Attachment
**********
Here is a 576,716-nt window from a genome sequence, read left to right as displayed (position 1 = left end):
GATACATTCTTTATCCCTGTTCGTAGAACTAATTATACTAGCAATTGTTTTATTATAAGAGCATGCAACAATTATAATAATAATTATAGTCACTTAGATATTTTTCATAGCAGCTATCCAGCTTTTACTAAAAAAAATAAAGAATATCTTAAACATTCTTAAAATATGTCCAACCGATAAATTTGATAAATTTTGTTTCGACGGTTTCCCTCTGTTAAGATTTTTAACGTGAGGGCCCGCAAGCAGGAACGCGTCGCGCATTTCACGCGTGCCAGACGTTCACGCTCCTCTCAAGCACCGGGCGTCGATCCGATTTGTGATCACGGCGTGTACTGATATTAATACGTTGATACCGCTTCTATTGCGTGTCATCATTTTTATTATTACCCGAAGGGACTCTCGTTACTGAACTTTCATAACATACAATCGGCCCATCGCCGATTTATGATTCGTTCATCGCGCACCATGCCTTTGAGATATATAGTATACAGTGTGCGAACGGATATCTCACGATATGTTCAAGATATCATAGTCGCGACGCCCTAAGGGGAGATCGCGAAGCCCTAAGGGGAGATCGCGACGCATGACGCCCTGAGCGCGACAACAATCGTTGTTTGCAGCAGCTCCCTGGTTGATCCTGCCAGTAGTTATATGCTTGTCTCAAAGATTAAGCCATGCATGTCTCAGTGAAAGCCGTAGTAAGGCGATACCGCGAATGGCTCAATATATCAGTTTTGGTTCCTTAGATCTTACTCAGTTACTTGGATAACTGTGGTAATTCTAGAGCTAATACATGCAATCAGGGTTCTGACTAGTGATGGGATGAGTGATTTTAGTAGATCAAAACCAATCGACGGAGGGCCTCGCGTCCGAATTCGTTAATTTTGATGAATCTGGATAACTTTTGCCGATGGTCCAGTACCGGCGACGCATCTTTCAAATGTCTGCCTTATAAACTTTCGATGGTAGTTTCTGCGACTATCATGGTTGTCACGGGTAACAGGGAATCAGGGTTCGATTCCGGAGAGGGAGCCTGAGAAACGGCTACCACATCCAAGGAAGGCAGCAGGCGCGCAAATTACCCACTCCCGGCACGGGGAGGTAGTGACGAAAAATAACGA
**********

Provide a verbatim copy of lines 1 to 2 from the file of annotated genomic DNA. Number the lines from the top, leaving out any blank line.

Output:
Here is a 576,716-nt window from a genome sequence, read left to right as displayed (position 1 = left end):
GATACATTCTTTATCCCTGTTCGTAGAACTAATTATACTAGCAATTGTTTTATTATAAGAGCATGCAACAATTATAATAATAATTATAGTCACTTAGATATTTTTCATAGCAGCTATCCAGCTTTTACTAAAAAAAATAAAGAATATCTTAAACATTCTTAAAATATGTCCAACCGATAAATTTGATAAATTTTGTTTCGACGGTTTCCCTCTGTTAAGATTTTTAACGTGAGGGCCCGCAAGCAGGAACGCGTCGCGCATTTCACGCGTGCCAGACGTTCACGCTCCTCTCAAGCACCGGGCGTCGATCCGATTTGTGATCACGGCGTGTACTGATATTAATACGTTGATACCGCTTCTATTGCGTGTCATCATTTTTATTATTACCCGAAGGGACTCTCGTTACTGAACTTTCATAACATACAATCGGCCCATCGCCGATTTATGATTCGTTCATCGCGCACCATGCCTTTGAGATATATAGTATACAGTGTGCGAACGGATATCTCACGATATGTTCAAGATATCATAGTCGCGACGCCCTAAGGGGAGATCGCGAAGCCCTAAGGGGAGATCGCGACGCATGACGCCCTGAGCGCGACAACAATCGTTGTTTGCAGCAGCTCCCTGGTTGATCCTGCCAGTAGTTATATGCTTGTCTCAAAGATTAAGCCATGCATGTCTCAGTGAAAGCCGTAGTAAGGCGATACCGCGAATGGCTCAATATATCAGTTTTGGTTCCTTAGATCTTACTCAGTTACTTGGATAACTGTGGTAATTCTAGAGCTAATACATGCAATCAGGGTTCTGACTAGTGATGGGATGAGTGATTTTAGTAGATCAAAACCAATCGACGGAGGGCCTCGCGTCCGAATTCGTTAATTTTGATGAATCTGGATAACTTTTGCCGATGGTCCAGTACCGGCGACGCATCTTTCAAATGTCTGCCTTATAAACTTTCGATGGTAGTTTCTGCGACTATCATGGTTGTCACGGGTAACAGGGAATCAGGGTTCGATTCCGGAGAGGGAGCCTGAGAAACGGCTACCACATCCAAGGAAGGCAGCAGGCGCGCAAATTACCCACTCCCGGCACGGGGAGGTAGTGACGAAAAATAACGA